13 AMYGDALA TRIGGERS Children who have been hurt or neglected have an alarm that goes off in their brain whenever they get stressed Most children learn to self soothe by being soothed by a caregiver. Children who have been hurt have impaired abilities to self regulate. They may react strongly to everyday things that would not bother other children Demonstrate Maracas 1st “Hold the maracas low in your lap and shake them very gently while I talk to you about why I like ______. Ok stop shaking the maracas. Were you able to hear and understand most of what I said? Now put the maracas up by your ears and shake them really hard while I talk to you about why I like ______. Ok stop shaking the maracas. Were you able to hear and understand what I was saying? Probably not. The noise by your ears was lauder then my voice.” When children have been triggered they have internal maracas going off and this interferes with their ability to hear, understand or appropriately respond to what you are saying. THOUGHT: if they can see facial expressions and not hear … see study on next slide

14 AMYGDALA TRIGGERS Physically abused children see anger where others see fear. When children are experiencing an amygdala alarm they cannot think clearly. Reasoning with them can make things worse. Study of angry to fear. Researchers took a picture of a woman with an angry face and the same woman with a fearful expression. Then the computer combined the 2 images. Maltreated children and abused children both looked at the pictures on the anger/fear scale. The maltreated children perceived faces as angry much sooner than the control kids. Children are always watching and may misperceive normal frustration as anger and may feel unsafe. And this can lead to an amygdala trigger Organized brain sheet Trauma brain sheet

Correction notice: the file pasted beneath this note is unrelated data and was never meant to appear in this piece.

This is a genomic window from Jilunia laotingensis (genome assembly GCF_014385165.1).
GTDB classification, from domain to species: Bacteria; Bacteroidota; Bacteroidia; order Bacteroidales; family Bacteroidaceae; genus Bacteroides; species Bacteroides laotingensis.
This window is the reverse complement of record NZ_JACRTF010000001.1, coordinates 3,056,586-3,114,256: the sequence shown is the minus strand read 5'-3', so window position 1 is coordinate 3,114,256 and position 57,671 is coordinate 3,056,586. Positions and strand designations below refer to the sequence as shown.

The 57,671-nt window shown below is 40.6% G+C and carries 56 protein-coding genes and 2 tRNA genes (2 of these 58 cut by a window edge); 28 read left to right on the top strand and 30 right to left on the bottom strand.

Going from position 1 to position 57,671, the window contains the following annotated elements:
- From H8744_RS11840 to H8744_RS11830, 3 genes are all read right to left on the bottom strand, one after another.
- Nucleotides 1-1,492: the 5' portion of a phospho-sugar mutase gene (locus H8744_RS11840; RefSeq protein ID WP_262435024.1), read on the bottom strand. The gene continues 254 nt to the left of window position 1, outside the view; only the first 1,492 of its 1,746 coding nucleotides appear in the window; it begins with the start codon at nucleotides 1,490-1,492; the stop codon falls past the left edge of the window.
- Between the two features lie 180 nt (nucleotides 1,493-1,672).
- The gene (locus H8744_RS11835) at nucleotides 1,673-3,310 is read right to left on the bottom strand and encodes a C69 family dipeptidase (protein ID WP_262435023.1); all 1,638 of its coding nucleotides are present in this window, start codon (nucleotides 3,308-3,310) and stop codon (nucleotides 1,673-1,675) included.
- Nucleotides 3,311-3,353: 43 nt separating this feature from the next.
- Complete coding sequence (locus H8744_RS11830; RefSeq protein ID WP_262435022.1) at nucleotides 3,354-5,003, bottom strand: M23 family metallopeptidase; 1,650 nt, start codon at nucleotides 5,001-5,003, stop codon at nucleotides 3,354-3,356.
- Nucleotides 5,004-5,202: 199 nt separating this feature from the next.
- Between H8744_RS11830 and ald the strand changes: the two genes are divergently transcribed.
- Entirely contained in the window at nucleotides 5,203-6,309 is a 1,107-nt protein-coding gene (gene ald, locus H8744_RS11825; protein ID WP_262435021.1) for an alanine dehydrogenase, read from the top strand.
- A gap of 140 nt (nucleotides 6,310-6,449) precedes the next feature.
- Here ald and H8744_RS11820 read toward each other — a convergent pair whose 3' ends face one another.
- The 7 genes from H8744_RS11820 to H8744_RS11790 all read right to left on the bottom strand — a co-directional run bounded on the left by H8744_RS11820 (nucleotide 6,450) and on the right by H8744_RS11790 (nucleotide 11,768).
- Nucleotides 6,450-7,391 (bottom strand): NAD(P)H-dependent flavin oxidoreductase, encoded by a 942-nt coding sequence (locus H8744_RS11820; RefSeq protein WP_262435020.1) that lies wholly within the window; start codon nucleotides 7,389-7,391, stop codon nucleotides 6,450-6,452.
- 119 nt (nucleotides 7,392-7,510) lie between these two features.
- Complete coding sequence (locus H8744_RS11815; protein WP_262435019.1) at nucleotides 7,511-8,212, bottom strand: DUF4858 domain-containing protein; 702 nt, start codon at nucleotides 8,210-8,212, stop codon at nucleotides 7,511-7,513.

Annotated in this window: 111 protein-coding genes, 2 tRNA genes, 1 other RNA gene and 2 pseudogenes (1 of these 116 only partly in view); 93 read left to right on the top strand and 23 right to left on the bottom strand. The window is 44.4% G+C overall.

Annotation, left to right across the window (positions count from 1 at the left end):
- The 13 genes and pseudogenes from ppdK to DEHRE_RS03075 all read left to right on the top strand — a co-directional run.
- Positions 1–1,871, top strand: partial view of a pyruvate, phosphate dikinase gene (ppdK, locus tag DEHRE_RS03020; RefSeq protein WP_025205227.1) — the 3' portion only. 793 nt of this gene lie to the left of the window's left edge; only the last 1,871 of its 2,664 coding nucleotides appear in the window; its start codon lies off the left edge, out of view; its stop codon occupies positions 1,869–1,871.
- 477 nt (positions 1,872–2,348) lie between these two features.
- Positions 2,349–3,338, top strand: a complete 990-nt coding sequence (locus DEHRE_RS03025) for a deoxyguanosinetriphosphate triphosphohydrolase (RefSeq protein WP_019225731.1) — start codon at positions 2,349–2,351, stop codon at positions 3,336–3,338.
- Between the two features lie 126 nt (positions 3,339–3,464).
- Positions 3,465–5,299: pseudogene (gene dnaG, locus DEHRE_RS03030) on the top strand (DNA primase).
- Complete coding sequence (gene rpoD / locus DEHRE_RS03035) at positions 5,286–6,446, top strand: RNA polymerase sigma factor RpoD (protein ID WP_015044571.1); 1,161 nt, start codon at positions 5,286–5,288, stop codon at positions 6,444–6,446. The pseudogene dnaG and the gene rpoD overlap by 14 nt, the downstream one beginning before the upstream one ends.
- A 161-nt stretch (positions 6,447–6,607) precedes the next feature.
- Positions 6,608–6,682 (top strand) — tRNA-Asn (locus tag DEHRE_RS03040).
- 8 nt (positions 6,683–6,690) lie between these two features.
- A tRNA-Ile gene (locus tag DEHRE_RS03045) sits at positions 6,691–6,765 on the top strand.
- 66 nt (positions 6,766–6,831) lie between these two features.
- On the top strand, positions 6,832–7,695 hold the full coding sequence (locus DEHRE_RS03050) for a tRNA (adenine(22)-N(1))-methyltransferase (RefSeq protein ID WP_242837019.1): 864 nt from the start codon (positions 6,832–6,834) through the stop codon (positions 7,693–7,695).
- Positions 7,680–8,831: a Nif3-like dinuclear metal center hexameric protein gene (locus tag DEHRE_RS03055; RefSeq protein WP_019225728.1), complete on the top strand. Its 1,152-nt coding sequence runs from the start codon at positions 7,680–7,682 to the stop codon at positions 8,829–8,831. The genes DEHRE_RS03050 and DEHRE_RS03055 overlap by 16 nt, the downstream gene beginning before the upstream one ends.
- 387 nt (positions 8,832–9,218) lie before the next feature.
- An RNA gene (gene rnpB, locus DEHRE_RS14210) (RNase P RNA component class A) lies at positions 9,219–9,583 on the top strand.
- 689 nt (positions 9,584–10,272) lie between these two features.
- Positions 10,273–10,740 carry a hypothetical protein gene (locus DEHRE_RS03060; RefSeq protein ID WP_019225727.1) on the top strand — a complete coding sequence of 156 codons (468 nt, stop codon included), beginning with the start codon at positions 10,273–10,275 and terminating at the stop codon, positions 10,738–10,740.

15 CALMING THE AMYGDALA WITH PARENTING SKILLS
“IT MEANS RETHINKING WHAT DISCIPLINE REALLY MEANS, RECLAIMING IT AS A TERM THAT’S NOT ABOUT PUNISHMENT OR CONTROL, BUT ABOUT TEACHING SKILL BUILDING – AND DOING SO FROM A PLACE OF LOVE, RESPECT AND EMOTIONAL CONNECTION.” ~ NO DRAMA DISCIPLINE NO DRAMA DISCIPLINE: CONNECT TO REDIRECT CIRCLE OF SECURITY: CUE/MISCUE THERAPLAY: ATTUNEMENT

16 Self Regulation in the Moment
Have the caregiver notice their triggers Validate their experience Aid caregiver in self assessing Aid caregiver in tuning into their past experience Encourage self care and support

17 Aid familial System to create safety
When children do not feel safe their energy cannot go anywhere Children may develop the belief that the world is a dangerous place and exist in “survival” mode Children CANNOT move out of “survival” mode unless their environment provides “felt” safety “Felt” safety aids children in moving from limbic (reactionary) system to the prefrontal cortex (the ability to respond)

18 The Need for Attunement
What is attunement? Why is it important? How do you do it? Cue/miscue

19 Attunement Skills Be attuned: notice the feelings/energy. Try to pick up child cues earlier and earlier Keep yourself centered: stay in control of you. Stay present and in the moment. Ask yourself: where is this child’s energy and level? What does this child need to do to release this energy? Reflect what you are seeing: “I see that you are frustrated. You want the tower to not fall over.” – acknowledging the child’s feelings and wants Cue or support child in skills: reinforce skills and where child has control Help child reestablish feelings of control: this is the time for choices and the adult maintaining safety while allowing the child a sense of control

20 TERMINOLOGY ATTACHMENT STRATEGIES CUE/ MISCUE EMOTIONAL REGULATION
SECURE AMBIVALENT AVOIDANT DISORGANIZED CUE/ MISCUE RUPTURE AND REPAIR EMOTIONAL REGULATION EMPATHY INTERNAL WORKING MODEL LEARNED HELPLESSNESS